Again, if any of you can remember a favorite ambiguous clue from the past, I'd love to hear it.

old timer 1:18 PM  

Pop culture == not in my wheelhouse, and I generally watch sports on TV (Tour de France and baseball, both in the early morning here on the West Coast). I googled a lot and *still* thought I would not finish. And technically, I didn't, because I had "sec" and "hast" for REC and HART. Isn't there some measure of work that involves seconds? Oh well.

I've been to New York often enough to know SARDIS, so that went in right away. Had rent "acar" before the ice cream led me to ACOP. The SE *was* easy other than that. Not so the NW -- I had to google for Mr. GAY. He gave me SALSODA, which I have heard of, and made it clear that MISDID belonged where I had the prosaic "missed". And really, MISDID fits the clue better. That's why OFL did not complain about it. Finished by figuring out MEGALITHIC, therefore EXO and MOT. But really, MOT is not a "zinger" to my way of thinking. It is, of course, a common bit of Irish slang for a girl or girlfriend, the kind you would take to the Zoological Garden in Phoenix Park -- if you know that song, you will get my drift. I doubt Mr. Shortz would ever allow MOT to be clued that way.

I really could have gotten NICKY on crosses, but her I googled as well.

Jyqm 1:23 PM  

I enjoyed this puzzle but knew that I would enjoy even more the usual complaints from folks who think that pop culture ephemera somehow don't belong in a crossword puzzle (what's more ephemerally pop cultural than a newspaper crossword puzzle itself?). At 32 I suppose I'm relatively young for this blog, but that doesn't mean I knew all of the supposedly "young" answers. No idea who INGA and MONA are, for example. But the nice thing about crossword puzzles is that you don't have to actually know all of the answers; you simply have to be able to deduce them from crosses, and the crosses today were more than fair for a Saturday, whatever your age and cultural wheelhouse.

Is MOBY and INGA crossing TYSONGAY a Natick? I don't think so. You don't need to know who INGA is to figure her out. I suppose Inge is also a possible name, but GAY is a more likely last name that Gey, and anyway Inge would almost surely be clued as the playwright. Nor do you need to know who MOBY is -- the Melville reference in the clue should make the answer clear (just as the clue on MIAMIINK makes the answer easy to infer with a few crosses, even if you've never heard of the show). And maybe you've never heard of TOMS River, but I hope you're familiar with the concept of a bon MOT.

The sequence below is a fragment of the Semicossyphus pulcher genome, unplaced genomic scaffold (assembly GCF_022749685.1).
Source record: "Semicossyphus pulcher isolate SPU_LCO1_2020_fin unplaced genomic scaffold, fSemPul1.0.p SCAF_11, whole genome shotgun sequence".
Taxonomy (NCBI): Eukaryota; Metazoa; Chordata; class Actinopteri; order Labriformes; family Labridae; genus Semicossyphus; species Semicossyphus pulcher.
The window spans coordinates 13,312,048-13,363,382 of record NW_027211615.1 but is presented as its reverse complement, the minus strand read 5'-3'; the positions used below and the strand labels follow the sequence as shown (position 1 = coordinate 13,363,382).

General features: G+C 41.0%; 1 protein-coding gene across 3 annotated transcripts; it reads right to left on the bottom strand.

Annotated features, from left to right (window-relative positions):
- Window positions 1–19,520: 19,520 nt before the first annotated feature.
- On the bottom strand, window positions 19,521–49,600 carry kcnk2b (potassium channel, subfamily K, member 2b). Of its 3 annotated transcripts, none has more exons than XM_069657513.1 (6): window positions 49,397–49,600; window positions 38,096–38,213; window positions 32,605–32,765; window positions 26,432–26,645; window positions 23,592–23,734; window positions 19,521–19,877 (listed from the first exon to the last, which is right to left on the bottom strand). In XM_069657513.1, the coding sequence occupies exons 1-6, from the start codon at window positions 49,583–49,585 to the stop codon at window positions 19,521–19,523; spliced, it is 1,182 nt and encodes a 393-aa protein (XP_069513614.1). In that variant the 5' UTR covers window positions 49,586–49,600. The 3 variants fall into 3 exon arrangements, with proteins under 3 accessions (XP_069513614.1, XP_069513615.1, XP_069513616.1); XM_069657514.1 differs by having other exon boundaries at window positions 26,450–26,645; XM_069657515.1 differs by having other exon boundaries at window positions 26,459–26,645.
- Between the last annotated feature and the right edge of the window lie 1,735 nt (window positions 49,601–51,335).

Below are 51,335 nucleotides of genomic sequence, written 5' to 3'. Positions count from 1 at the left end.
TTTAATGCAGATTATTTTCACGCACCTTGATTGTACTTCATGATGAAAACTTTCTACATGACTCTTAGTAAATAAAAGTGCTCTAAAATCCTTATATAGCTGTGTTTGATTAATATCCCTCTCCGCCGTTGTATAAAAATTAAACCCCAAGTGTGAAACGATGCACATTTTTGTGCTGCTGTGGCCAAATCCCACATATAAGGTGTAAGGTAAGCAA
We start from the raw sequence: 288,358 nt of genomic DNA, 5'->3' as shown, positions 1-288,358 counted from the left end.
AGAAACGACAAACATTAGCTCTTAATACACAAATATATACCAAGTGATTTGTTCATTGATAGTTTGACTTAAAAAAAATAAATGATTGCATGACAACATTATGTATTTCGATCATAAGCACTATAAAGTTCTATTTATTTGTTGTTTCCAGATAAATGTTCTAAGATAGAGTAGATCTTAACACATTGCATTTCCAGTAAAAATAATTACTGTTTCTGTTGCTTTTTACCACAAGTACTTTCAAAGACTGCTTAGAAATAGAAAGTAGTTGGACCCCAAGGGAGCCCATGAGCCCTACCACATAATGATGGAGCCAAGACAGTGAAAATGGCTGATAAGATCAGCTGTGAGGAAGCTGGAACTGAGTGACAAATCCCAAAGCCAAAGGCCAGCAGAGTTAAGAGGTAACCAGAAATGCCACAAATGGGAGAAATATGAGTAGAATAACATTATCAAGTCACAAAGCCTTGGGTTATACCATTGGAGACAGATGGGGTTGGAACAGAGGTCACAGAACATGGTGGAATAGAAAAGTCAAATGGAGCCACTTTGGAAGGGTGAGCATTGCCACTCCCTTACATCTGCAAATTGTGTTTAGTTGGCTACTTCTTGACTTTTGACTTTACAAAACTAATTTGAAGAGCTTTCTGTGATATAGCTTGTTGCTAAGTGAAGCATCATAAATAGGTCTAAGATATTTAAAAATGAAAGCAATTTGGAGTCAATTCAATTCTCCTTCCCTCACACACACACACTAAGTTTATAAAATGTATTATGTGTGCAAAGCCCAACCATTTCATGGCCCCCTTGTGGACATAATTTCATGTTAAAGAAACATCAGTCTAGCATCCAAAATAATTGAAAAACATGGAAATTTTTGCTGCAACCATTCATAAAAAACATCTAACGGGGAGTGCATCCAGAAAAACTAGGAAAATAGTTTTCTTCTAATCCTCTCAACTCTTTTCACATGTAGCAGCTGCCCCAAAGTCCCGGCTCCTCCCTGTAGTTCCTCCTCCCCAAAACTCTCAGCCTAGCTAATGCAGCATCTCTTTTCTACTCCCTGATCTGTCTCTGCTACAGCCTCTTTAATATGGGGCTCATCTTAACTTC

Some folks seem to think that saying "I had to Google" is a knock against the puzzle. It's not. It's a knock against you, or rather an admission that you have room to improve in your crossword solving skills (as do we all!).

r.alphbunker 1:25 PM  

@Whirred Whacks

Emile Chartier would probably have liked this recent New Yorker cartoon

I vividly remember the first time I was tricked by an ambiguous NYT clue. The clue was {Modern art} and the answer was ARE. Checking xwordinfo, reveals that it might have been Randolph Ross's 1996 Friday puzzle. However, the date is about right but I doubt that I was doing Friday puzzles at that time.

Anonymous 1:27 PM  

Sheila Bell, read Rex's write up a little more carefully. He has clearly heard of Moby Dick, he's just never thought about the connection between the present-day singer and Melville.

In general, all you "I can't believers" should try honestly sharing what you don't know every day. You're aware that academics specialize within their disciplines, right?


Anonymous 1:32 PM  

@Nancy...I'm with you--hated the puzzle. DNF. Heck, the only answer I was able to enter the first time through was "At the Zoo." @Anonymous 11:29--I'm glad to know that my solving experience has been enhanced by leaning the name Inga Cadranel. I will try to drop her name into a conversation today. So, was today's puzzle solve for you?

Whirred Whacks 1:40 PM  

@r.alphbunker Great cartoon.

Here's another one with a similar idea from the New Yorker from late last year:
There can be no peace until they renounce their Rabbit God and accept our Duck God.

Matt 1:45 PM  

At 20 minutes, this was possibly my fastest Saturday ever. A lot of the long answers, such as GLOWINTHEDARK, JEDIMINDTRICK, KLONDIKEBAR, and the consonants of BABAGHANOUJ, were gimmes that provided a good skeleton for the rest of the puzzles.

joho 1:52 PM  

@Questinia, now I just have to work "on fleek" into a grid. Maybe by the time the puzzle runs everybody will know what it means. Or not. Regardless, is it fun to say. I agree with @Lewis, too, nice comment about open-mindedness.

I've been gone all day so very late to comment. All has been said. I will offer that I loved this puzzle. Thank you, Sam, for an entertaining and not too challenging Saturday. Not a romp but not torture, either!

Happy 4th everybody!

r.alphbunker 1:55 PM  

@Whirred Whacks

That is one picture that is worth a million words! DUCK/HARE could be the seed for a Schroedinger puzzle.

Jamie C 1:57 PM  

@Jyqm--very well put, amen, +1, etc.
This was an easy puzzle, and no knowledge "pop culture ephemera" was necessary. The only "obscure" pop answer I had ever heard of was MOBY. All the other clues could have been "insert a name here," but the crosses were fair and sussable, making this one of the easiest Saturdays ever. Rather than get flustered and whine about "obscure" clues, I trust a constructor to help me out. Today he did, in spades.

Carola 2:00 PM  

@Whirred Whacks - I remember the moment during one of my first attempts at solving a Saturday puzzle when I was confronted with the clue "Cover." No tricks involved here, just lots of possibilites, as a verb (protect, coat, extend, traverse, describe, finance, comprise, disguise, understudy) or a noun (lid, coat, blanket, wrapper, front). It was a moment when I realized that Saturday puzzles weren't necessarily difficult because they required arcane knowledge but because seemingly simple clues could be ambiguous and thus some of the hardest.

Nancy 2:08 PM